Harvey Mudd College has been awarded funding through the James S. McDonnell Foundation to pursue the development of the Brain Tumor Ecology Collaborative with Washington University in St. Louis (lead institution), Columbia University and University of California at San Diego. Lisette de Pillis, Norman F. Sprague Jr. Professor of Mathematics and the Life Sciences at HMC, is one of the core group collaborators who will begin work Jan. 1, 2013 on the three-year project.
De Pillis will work with David Gutmann of WUSTL, Peter Canoll of Columbia University and Mark Ellisman of UCSD to establish an interactive scientific forum. Participants will include mathematical modelers specializing in complex systems, integrative cell and molecular biologists working on processes key to establishing and to maintaining cellular communities, and cancer researchers interested in understanding the brain tumor microenvironment. The initiative will enable these scientists to pool their collective expertise and insights to create alternative conceptual frameworks and experimental designs for new types of studies that may result in a better understanding of the behavior of tumors that start in the brain or spine, also known as a glioma.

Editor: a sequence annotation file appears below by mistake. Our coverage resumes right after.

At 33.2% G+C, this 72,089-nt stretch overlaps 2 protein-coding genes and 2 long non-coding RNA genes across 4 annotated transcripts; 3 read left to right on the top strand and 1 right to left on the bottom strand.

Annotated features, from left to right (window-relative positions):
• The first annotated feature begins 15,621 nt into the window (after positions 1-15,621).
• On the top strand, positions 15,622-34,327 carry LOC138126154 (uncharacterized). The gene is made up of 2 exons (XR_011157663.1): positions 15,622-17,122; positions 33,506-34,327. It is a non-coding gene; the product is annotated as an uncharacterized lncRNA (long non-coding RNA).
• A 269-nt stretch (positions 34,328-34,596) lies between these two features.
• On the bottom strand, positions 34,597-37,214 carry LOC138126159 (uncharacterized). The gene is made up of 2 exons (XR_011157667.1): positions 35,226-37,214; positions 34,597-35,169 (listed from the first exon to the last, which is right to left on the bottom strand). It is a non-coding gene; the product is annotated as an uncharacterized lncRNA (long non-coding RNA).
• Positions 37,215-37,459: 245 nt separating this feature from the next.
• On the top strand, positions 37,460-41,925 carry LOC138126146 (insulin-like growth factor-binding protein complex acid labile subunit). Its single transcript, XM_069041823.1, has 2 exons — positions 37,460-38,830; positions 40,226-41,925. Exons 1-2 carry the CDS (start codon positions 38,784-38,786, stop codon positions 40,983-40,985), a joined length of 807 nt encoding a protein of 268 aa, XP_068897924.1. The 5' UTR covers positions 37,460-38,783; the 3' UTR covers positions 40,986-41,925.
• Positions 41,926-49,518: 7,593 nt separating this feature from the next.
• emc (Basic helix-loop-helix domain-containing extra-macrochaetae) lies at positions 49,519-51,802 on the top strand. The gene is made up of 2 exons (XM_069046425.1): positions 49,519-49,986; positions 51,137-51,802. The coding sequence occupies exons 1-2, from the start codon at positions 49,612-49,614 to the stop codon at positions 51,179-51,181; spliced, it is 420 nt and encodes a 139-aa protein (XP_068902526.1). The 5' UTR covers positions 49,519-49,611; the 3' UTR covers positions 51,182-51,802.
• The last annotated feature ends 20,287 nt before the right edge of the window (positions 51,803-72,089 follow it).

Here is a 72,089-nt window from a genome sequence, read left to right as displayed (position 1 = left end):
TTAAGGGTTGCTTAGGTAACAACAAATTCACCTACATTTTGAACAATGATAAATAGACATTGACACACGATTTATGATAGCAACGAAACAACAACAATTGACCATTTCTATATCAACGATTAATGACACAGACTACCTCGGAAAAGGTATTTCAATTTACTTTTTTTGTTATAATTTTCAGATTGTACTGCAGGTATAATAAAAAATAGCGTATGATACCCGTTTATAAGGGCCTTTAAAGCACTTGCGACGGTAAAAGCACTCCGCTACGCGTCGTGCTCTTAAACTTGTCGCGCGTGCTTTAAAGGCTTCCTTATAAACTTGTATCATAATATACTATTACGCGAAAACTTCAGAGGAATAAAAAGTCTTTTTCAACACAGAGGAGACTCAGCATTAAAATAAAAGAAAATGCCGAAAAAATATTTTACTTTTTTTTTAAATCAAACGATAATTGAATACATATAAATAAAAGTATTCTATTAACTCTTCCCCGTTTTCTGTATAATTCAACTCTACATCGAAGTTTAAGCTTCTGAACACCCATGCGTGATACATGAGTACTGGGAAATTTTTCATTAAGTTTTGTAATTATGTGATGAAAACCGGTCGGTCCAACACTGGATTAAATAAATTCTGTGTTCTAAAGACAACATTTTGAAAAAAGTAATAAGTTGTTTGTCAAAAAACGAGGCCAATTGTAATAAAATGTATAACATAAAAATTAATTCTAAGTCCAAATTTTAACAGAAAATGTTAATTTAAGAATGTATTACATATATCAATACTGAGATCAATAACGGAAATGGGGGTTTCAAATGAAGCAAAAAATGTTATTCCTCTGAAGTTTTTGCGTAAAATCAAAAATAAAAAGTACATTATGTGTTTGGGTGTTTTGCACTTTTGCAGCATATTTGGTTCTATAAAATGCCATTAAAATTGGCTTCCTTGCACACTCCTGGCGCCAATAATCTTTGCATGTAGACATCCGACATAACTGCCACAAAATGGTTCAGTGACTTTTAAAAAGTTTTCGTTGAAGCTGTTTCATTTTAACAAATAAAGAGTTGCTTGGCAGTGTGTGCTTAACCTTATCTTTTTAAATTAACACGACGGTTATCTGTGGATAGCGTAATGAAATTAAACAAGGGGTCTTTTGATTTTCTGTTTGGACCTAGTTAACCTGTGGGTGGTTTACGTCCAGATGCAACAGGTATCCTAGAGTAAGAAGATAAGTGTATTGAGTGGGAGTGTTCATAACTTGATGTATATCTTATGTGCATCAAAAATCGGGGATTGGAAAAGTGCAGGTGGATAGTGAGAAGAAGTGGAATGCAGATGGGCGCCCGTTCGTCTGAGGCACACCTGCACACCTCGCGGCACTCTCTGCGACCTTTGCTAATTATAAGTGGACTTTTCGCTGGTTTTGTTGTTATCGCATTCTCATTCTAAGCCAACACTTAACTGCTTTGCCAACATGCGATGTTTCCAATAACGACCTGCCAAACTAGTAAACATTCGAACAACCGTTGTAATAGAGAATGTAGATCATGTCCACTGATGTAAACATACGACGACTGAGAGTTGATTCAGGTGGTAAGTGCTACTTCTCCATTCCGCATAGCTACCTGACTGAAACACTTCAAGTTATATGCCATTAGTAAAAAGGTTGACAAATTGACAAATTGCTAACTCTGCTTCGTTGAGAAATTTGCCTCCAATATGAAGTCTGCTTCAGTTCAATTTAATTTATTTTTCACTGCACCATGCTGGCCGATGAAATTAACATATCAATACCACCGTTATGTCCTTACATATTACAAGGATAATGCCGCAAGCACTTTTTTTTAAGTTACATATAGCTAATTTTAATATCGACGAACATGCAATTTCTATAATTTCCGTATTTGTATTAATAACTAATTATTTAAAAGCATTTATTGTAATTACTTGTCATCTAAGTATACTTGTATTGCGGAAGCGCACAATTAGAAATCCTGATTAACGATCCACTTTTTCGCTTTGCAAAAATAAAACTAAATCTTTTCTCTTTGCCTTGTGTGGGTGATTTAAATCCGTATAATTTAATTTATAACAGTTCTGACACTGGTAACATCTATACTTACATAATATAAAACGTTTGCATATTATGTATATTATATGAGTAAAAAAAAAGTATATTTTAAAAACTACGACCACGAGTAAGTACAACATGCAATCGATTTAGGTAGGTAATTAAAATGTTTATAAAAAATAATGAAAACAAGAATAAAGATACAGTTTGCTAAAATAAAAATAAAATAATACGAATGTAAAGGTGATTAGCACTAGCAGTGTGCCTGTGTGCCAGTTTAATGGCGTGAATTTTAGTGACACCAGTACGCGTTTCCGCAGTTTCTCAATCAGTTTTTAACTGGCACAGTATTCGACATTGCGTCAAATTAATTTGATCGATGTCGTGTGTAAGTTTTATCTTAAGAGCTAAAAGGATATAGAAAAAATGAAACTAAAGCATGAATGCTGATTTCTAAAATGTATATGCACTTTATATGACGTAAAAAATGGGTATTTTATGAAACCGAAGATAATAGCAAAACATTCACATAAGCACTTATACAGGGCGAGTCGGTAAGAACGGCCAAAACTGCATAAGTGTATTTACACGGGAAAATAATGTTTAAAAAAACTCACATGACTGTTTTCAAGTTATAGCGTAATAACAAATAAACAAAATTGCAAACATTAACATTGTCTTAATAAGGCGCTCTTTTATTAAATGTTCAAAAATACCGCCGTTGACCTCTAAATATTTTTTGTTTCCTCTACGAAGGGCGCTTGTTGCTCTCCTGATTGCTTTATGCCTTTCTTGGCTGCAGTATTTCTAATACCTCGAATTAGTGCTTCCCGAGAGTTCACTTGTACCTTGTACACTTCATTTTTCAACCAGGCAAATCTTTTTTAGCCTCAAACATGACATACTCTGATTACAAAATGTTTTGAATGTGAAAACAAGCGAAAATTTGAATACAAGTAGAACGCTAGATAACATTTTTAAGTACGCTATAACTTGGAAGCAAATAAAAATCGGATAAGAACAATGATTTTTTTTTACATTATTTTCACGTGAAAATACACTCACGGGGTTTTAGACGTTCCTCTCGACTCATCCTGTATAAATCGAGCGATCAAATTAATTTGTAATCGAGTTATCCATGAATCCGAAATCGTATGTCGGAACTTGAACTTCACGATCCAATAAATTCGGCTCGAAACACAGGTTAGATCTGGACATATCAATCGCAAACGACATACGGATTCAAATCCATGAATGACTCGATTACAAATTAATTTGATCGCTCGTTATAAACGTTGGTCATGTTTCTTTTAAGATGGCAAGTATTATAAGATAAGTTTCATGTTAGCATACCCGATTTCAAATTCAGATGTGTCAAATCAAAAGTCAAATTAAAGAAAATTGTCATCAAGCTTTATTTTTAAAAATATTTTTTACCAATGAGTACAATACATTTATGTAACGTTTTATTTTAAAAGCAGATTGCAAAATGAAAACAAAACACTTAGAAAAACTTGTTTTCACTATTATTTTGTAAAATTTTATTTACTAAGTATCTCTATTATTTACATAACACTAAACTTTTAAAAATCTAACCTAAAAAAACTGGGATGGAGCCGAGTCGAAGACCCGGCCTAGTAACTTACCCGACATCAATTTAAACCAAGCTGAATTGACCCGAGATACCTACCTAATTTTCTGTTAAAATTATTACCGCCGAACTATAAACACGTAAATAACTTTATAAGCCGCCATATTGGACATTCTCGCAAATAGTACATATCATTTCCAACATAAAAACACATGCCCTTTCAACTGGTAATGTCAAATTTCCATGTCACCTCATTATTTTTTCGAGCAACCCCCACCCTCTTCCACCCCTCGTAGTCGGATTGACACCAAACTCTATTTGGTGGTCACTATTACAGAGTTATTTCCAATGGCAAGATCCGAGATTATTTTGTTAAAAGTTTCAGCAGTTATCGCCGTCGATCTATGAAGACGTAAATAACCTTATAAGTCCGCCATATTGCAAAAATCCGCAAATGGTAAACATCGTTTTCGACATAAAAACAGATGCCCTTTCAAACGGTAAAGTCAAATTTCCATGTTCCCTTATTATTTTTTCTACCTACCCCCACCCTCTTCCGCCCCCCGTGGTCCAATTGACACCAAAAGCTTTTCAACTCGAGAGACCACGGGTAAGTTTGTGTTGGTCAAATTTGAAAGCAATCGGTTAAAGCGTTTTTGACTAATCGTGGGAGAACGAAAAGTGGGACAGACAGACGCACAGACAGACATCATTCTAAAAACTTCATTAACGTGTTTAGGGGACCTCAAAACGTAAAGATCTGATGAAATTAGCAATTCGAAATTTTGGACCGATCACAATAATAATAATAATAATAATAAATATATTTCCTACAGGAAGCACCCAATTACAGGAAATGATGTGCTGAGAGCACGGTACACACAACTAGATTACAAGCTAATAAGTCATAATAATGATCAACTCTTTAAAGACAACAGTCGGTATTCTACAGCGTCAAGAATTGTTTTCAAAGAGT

“One of the goals of this new collaborative is to explore, from an ecological perspective, completely new ways of understanding brain tumors, what stimulates their development, and which factors yield promising treatment targets,” said de Pillis. Recognized as an expert in the field of tumor modeling, de Pillis has published numerous papers on her research: curing cancer with mathematics. She uses differential equations—mathematical sentences—to define the variables involved in tumor growth rates, to identify the effects of different concentrations of immune cells and drugs on tumors and to anticipate the tumor decay patterns.
The collaborative is comprised of individuals who recognize an unprecedented opportunity to build an infrastructure, including a virtual tissue space and collaborative web-based online forum to integrate data sets from multiple research groups. Collaborators will investigate experimental methods spanning multiple strata, encompassing molecular, cellular and tissue-based data, allowing exploration of this interconnected and complex information.
De Pillis and her undergraduate research partners have garnered attention for their work, including notice from the top professional organization for applied mathematicians. De Pillis has been an investigator on two National Science Foundation-funded mathematical biology projects and advises for HMC’s mathematical biology major, one of the first such undergraduate programs in the United States. HMC’s mathematical biology program, the only program that meets the Bio2010 recommendations for preparing research scientists in the 21st century, has risen to become a leader in both curriculum and undergraduate research innovation. De Pillis also is serving as the director of the HMC Global Clinic program.
De Pillis joined collaborators at WUSTL in December to give a talk in the Neuro-oncology Seminar Distinguished Speakers for 2012 series.